Haida Nation v Canada

The Federal Court of Canada released a decision on March 6, 2015 in Haida Nation v. Canada (Fisheries and Oceans), granting the Haida Nation’s application for an interlocutory injunction to prevent the Minister of Fisheries and Oceans from re-opening a commercial herring fishery in the Haida Gwaii area.


Haida Nation occupies an archipelago off the northwest coast of British Columbia called Haida Gwaii. Haida Nation claims Aboriginal rights and title to Haida Gwaii and has entered into agreements with the provincial and federal governments on the basis of their historic and contemporary occupation of the archipelago. In 2004, the Supreme Court of Canada found that Haida Nation has a strong prima facie case for holding Aboriginal title to all of Haida Gwaii. In pursuing injunctive relief in this matter, Haida Nation argued that if the Minister were to open Haida Gwaii herring to a commercial fishery in 2015 it would put both the herring stocks and Haida Nation’s Aboriginal rights in jeopardy.

Haida Gwaii’s herring stocks have been closed to commercial fishing for roe herring since 2003, and closed to commercial harvesting of spawn-on-kelp since 2005. In 2014, staff from Fisheries and Oceans Canada (DFO) recommended against re-opening a commercial herring harvest in that region because of insufficient evidence for recovery of the Haida Gwaii herring stocks. The Minister chose to ignore this recommendation and instead re-opened the area for commercial herring fishing in 2014; however, commercial fishermen reached an agreement with Haida not to fish this area last year. In December 2014, the Minister again authorized a commercial herring fishery in Haida Gwaii for 2015 in spite of evidence that the herring stocks in this area were weaker than the previous year.

DFO’s 2014 stock assessment surveys found that the Haida Gwaii herring stock had declined between 2013 and 2014 and predicted a further decline between 2014 and 2015. One of the forecasting models used by DFO also provided the basis for the Minister to consider a “no-catch” option for Haida Gwaii for 2015. However, DFO recommended to the Minister that the herring fishery be opened in all five major areas of the Pacific Region, including Haida Gwaii. DFO presented two alternative harvest options for the Minister’s consideration, both involving commercial harvest of the Haida Gwaii herring stock, and the Minister selected the more conservative of these two options.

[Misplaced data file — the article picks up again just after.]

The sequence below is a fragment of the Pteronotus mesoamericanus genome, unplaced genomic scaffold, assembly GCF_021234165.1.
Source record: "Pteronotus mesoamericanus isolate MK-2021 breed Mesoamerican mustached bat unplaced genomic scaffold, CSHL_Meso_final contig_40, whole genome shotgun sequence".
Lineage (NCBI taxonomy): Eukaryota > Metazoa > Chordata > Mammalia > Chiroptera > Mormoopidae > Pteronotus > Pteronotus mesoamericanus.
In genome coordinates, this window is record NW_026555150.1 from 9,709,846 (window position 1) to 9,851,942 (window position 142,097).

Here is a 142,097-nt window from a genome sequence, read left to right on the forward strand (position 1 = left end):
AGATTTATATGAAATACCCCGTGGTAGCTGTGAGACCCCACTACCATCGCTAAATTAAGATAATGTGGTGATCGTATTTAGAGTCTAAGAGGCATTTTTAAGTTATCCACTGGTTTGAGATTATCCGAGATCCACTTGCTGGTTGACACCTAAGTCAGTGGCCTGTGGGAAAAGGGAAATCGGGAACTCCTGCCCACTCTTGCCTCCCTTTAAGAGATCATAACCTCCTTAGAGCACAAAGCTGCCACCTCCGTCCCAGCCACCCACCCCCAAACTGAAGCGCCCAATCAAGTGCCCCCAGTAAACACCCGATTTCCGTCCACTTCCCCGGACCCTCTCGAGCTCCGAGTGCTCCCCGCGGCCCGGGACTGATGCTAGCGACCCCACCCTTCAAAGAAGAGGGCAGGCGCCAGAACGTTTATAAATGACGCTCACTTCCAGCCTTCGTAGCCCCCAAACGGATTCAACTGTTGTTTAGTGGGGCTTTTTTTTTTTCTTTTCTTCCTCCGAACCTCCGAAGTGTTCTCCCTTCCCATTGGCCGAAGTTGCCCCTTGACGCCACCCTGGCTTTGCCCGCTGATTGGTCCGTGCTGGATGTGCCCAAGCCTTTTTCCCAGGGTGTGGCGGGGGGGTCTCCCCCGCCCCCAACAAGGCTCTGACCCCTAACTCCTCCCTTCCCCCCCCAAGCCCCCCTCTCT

When the Council of the Haida Nation learned that DFO would be proceeding with planning for a commercial opening for the Haida Gwaii herring stock in 2015, the Council wrote an open letter to all commercial fishermen requesting that they not select Haida Gwaii as their fishing area. The United Fishermen and Allied Workers Union also sent letters to all commercial herring fishermen asking them not to select either Haida Gwaii or the Central Coast for fishing, and only two licence holders selected Haida Gwaii for fishing.

Court’s decision

The Court noted that there was “no question” that the Haida Gwaii roe herring stock declined between 2013 and 2014 despite the lack of any fishing that season, and that the stock was predicted to further decline in 2015. It also noted that there was “a significantly uncertain forecast on the estimated roe herring stock in the Haida Gwaii area for 2015”. In this context, the irreparable harm that Haida Nation alleged would result from a 2015 opening moved beyond mere speculation to become “more of a certainty”. The Court stated that “[t]he room for error in highly suspect forecasts, in an admittedly small fishery, must be considered a significant risk of harm not compensable in damages.”

The Court also found that because Haida Nation’s ability to fish roe herring was “central to their culture, traditions and way of life,” their arguments that an opening would cause irreparable harm had even more force. The Court held that there was also a “heightened duty” for the Minister and DFO to accommodate Haida Nation with respect to the herring fishery as a result of co-management agreements entered into between the Crown and Haida Nation, the region's ecological concerns, and the Crown’s “duty to foster reconciliation with and protection of the constitutional rights of the Haida Nation”. The Court found that the Crown had failed to consult meaningfully with the Haida Nation and instead unilaterally imposed a “highly questionable opening” for 2015—actions that compromise rather than encourage the mandated reconciliation process.

In terms of the balance of convenience, the Court noted that the two roe herring licences selected for a roe herring fishery in Haida Gwaii could be relocated to the Prince Rupert region which tends to have its openings later than those for Haida Gwaii. The Court also held that the honour of the Crown in consultation and reconciliation with the Haida Nation was “very much in the public interest, given the special conservation and ecological agreements governing the Haida Gwaii area.” The Court held that although the Minister was owed deference in governing the herring roe fishery, that deference would not trump the real and serious concerns raised by the Haida Nation.

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